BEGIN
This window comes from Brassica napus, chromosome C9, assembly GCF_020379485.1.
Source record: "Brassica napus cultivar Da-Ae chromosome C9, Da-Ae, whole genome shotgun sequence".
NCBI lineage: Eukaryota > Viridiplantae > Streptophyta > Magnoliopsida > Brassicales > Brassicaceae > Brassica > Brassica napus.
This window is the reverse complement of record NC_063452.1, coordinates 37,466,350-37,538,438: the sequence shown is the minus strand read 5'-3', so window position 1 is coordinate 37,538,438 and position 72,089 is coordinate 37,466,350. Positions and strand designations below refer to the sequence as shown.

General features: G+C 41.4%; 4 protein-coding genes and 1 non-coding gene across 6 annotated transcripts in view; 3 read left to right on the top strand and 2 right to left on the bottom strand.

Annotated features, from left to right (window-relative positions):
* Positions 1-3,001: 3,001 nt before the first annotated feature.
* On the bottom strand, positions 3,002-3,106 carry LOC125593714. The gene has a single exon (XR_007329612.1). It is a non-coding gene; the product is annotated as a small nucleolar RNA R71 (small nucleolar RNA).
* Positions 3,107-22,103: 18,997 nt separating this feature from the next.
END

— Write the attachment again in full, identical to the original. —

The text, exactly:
This window comes from Brassica napus, chromosome C9, assembly GCF_020379485.1.
Source record: "Brassica napus cultivar Da-Ae chromosome C9, Da-Ae, whole genome shotgun sequence".
NCBI lineage: Eukaryota > Viridiplantae > Streptophyta > Magnoliopsida > Brassicales > Brassicaceae > Brassica > Brassica napus.
This window is the reverse complement of record NC_063452.1, coordinates 37,466,350-37,538,438: the sequence shown is the minus strand read 5'-3', so window position 1 is coordinate 37,538,438 and position 72,089 is coordinate 37,466,350. Positions and strand designations below refer to the sequence as shown.

General features: G+C 41.4%; 4 protein-coding genes and 1 non-coding gene across 6 annotated transcripts in view; 3 read left to right on the top strand and 2 right to left on the bottom strand.

Annotated features, from left to right (window-relative positions):
* Positions 1-3,001: 3,001 nt before the first annotated feature.
* On the bottom strand, positions 3,002-3,106 carry LOC125593714. The gene has a single exon (XR_007329612.1). It is a non-coding gene; the product is annotated as a small nucleolar RNA R71 (small nucleolar RNA).
* Positions 3,107-22,103: 18,997 nt separating this feature from the next.